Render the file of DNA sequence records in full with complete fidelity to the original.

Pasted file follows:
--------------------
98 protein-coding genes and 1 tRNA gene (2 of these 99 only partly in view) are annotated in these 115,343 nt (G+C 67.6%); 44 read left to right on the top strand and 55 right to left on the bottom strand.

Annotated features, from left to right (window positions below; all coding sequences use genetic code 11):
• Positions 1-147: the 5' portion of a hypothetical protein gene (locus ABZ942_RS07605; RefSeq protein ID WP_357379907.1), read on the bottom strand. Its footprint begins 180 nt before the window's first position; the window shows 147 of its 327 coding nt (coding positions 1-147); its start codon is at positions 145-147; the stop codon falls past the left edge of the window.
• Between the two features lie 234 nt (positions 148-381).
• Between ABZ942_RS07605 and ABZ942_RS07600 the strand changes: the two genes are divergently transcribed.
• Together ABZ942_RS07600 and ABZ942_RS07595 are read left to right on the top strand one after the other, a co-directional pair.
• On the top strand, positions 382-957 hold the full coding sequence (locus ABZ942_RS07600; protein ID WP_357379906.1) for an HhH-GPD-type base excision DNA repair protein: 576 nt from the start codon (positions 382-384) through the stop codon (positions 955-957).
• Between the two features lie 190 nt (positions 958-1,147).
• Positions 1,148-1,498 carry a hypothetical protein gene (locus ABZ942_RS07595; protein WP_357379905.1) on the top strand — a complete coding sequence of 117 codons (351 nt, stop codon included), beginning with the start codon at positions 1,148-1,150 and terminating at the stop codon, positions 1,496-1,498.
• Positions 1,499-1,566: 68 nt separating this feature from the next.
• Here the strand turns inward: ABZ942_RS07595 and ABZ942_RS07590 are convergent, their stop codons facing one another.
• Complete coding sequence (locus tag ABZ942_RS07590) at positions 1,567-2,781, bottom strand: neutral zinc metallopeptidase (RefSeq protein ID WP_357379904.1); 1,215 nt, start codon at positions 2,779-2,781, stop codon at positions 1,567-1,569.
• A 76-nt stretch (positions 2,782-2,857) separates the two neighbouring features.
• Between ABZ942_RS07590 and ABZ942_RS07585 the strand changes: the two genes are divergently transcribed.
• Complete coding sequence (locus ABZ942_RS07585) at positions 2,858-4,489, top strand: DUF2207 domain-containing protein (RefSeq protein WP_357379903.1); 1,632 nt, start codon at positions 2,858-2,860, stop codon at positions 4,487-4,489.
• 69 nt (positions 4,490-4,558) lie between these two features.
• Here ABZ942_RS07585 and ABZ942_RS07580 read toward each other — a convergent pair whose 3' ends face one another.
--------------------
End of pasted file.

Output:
98 protein-coding genes and 1 tRNA gene (2 of these 99 only partly in view) are annotated in these 115,343 nt (G+C 67.6%); 44 read left to right on the top strand and 55 right to left on the bottom strand.

Annotated features, from left to right (window positions below; all coding sequences use genetic code 11):
• Positions 1-147: the 5' portion of a hypothetical protein gene (locus ABZ942_RS07605; RefSeq protein ID WP_357379907.1), read on the bottom strand. Its footprint begins 180 nt before the window's first position; the window shows 147 of its 327 coding nt (coding positions 1-147); its start codon is at positions 145-147; the stop codon falls past the left edge of the window.
• Between the two features lie 234 nt (positions 148-381).
• Between ABZ942_RS07605 and ABZ942_RS07600 the strand changes: the two genes are divergently transcribed.
• Together ABZ942_RS07600 and ABZ942_RS07595 are read left to right on the top strand one after the other, a co-directional pair.
• On the top strand, positions 382-957 hold the full coding sequence (locus ABZ942_RS07600; protein ID WP_357379906.1) for an HhH-GPD-type base excision DNA repair protein: 576 nt from the start codon (positions 382-384) through the stop codon (positions 955-957).
• Between the two features lie 190 nt (positions 958-1,147).
• Positions 1,148-1,498 carry a hypothetical protein gene (locus ABZ942_RS07595; protein WP_357379905.1) on the top strand — a complete coding sequence of 117 codons (351 nt, stop codon included), beginning with the start codon at positions 1,148-1,150 and terminating at the stop codon, positions 1,496-1,498.
• Positions 1,499-1,566: 68 nt separating this feature from the next.
• Here the strand turns inward: ABZ942_RS07595 and ABZ942_RS07590 are convergent, their stop codons facing one another.
• Complete coding sequence (locus tag ABZ942_RS07590) at positions 1,567-2,781, bottom strand: neutral zinc metallopeptidase (RefSeq protein ID WP_357379904.1); 1,215 nt, start codon at positions 2,779-2,781, stop codon at positions 1,567-1,569.
• A 76-nt stretch (positions 2,782-2,857) separates the two neighbouring features.
• Between ABZ942_RS07590 and ABZ942_RS07585 the strand changes: the two genes are divergently transcribed.
• Complete coding sequence (locus ABZ942_RS07585) at positions 2,858-4,489, top strand: DUF2207 domain-containing protein (RefSeq protein WP_357379903.1); 1,632 nt, start codon at positions 2,858-2,860, stop codon at positions 4,487-4,489.
• 69 nt (positions 4,490-4,558) lie between these two features.
• Here ABZ942_RS07585 and ABZ942_RS07580 read toward each other — a convergent pair whose 3' ends face one another.